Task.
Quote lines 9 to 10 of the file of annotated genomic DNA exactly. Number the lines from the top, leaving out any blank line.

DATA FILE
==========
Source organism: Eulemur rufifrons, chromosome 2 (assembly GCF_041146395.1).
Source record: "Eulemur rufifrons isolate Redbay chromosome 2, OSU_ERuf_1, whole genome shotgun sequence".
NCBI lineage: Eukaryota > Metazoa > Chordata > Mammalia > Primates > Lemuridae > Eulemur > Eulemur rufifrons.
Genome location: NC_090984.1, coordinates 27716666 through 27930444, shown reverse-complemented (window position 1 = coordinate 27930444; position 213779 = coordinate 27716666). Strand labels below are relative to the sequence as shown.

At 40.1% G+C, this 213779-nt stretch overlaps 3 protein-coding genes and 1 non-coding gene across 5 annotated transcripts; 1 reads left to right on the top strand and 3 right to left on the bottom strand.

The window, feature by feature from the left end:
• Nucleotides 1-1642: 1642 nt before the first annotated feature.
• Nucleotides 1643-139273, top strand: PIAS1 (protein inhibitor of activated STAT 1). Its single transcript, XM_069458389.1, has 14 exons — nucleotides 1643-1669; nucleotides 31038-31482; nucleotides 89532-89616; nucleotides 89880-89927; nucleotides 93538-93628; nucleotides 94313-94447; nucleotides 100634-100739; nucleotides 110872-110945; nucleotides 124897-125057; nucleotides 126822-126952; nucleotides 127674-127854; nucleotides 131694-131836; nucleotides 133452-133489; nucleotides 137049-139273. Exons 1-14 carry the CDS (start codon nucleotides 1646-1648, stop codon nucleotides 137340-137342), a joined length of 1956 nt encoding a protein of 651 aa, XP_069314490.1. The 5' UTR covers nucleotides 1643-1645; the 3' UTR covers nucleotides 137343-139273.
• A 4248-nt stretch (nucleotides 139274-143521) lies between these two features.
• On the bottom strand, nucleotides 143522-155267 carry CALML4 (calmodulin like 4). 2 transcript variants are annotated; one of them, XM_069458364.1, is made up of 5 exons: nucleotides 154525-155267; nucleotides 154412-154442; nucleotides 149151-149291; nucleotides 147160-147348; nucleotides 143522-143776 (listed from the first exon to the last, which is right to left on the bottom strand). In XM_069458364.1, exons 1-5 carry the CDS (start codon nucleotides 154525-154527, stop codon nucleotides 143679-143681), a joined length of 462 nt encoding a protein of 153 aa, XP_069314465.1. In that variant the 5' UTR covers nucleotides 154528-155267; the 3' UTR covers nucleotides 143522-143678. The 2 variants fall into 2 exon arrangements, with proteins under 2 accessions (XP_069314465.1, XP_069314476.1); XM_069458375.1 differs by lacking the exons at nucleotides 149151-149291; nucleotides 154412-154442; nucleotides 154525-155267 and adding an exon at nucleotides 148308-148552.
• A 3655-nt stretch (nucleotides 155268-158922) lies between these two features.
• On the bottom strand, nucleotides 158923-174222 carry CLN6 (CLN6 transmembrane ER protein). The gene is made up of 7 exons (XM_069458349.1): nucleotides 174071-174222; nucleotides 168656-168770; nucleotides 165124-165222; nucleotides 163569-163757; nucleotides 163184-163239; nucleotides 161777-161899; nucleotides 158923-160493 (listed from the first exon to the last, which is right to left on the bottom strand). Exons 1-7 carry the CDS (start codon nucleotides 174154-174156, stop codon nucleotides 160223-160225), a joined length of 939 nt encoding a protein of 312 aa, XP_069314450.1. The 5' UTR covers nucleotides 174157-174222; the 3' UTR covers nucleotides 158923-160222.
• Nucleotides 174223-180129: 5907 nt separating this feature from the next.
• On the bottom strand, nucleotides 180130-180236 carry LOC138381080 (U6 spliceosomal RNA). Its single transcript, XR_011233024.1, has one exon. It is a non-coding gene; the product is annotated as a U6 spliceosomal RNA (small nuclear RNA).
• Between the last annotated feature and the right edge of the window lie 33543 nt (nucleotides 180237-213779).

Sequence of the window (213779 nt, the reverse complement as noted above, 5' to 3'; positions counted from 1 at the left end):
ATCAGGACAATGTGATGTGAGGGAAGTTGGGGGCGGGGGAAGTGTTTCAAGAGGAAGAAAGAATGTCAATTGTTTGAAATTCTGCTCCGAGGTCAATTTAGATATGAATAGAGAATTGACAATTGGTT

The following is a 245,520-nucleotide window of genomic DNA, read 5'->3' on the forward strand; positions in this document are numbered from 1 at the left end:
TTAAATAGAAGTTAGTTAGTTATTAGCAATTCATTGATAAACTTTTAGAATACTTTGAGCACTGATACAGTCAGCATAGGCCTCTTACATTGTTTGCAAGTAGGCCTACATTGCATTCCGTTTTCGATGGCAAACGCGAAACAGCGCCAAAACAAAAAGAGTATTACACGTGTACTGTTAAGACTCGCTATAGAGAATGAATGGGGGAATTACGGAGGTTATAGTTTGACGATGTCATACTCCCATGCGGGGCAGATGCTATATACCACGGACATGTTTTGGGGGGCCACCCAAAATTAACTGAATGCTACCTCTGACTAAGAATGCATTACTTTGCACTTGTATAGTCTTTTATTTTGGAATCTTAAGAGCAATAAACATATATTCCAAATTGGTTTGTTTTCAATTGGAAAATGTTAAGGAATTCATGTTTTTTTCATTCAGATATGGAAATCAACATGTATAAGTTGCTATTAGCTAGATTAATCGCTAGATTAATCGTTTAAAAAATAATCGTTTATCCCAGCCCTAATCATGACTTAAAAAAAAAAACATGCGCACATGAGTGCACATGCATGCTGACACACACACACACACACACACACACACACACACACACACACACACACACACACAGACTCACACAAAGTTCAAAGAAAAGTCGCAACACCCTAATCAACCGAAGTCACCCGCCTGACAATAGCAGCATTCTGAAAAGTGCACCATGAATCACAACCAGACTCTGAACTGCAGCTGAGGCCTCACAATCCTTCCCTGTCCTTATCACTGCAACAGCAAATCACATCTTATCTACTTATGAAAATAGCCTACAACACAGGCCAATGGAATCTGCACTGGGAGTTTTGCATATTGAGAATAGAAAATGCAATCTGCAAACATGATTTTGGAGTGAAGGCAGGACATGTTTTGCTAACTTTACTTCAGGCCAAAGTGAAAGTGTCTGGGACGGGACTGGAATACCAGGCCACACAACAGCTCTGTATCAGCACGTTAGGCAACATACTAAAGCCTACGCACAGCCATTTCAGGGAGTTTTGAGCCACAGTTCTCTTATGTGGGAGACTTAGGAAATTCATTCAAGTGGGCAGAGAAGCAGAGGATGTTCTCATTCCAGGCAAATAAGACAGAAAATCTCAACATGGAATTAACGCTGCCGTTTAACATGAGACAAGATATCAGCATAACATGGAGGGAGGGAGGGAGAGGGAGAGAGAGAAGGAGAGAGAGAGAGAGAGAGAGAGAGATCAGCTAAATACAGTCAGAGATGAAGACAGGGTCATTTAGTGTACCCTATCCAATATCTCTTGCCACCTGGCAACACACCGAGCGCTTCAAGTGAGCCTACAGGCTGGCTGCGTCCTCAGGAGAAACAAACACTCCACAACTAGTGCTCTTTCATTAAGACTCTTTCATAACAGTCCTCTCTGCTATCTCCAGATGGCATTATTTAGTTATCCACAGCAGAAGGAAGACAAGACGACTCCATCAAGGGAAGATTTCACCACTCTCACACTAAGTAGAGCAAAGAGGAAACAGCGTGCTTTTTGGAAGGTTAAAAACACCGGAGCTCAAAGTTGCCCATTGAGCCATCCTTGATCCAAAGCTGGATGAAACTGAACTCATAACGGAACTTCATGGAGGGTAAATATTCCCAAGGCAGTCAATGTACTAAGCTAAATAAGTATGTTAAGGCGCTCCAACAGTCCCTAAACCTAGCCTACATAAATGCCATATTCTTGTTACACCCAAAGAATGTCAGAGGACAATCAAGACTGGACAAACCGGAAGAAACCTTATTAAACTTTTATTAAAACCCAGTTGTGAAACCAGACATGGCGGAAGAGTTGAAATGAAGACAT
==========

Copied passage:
• A 4248-nt stretch (nucleotides 139274-143521) lies between these two features.
• On the bottom strand, nucleotides 143522-155267 carry CALML4 (calmodulin like 4). 2 transcript variants are annotated; one of them, XM_069458364.1, is made up of 5 exons: nucleotides 154525-155267; nucleotides 154412-154442; nucleotides 149151-149291; nucleotides 147160-147348; nucleotides 143522-143776 (listed from the first exon to the last, which is right to left on the bottom strand). In XM_069458364.1, exons 1-5 carry the CDS (start codon nucleotides 154525-154527, stop codon nucleotides 143679-143681), a joined length of 462 nt encoding a protein of 153 aa, XP_069314465.1. In that variant the 5' UTR covers nucleotides 154528-155267; the 3' UTR covers nucleotides 143522-143678. The 2 variants fall into 2 exon arrangements, with proteins under 2 accessions (XP_069314465.1, XP_069314476.1); XM_069458375.1 differs by lacking the exons at nucleotides 149151-149291; nucleotides 154412-154442; nucleotides 154525-155267 and adding an exon at nucleotides 148308-148552.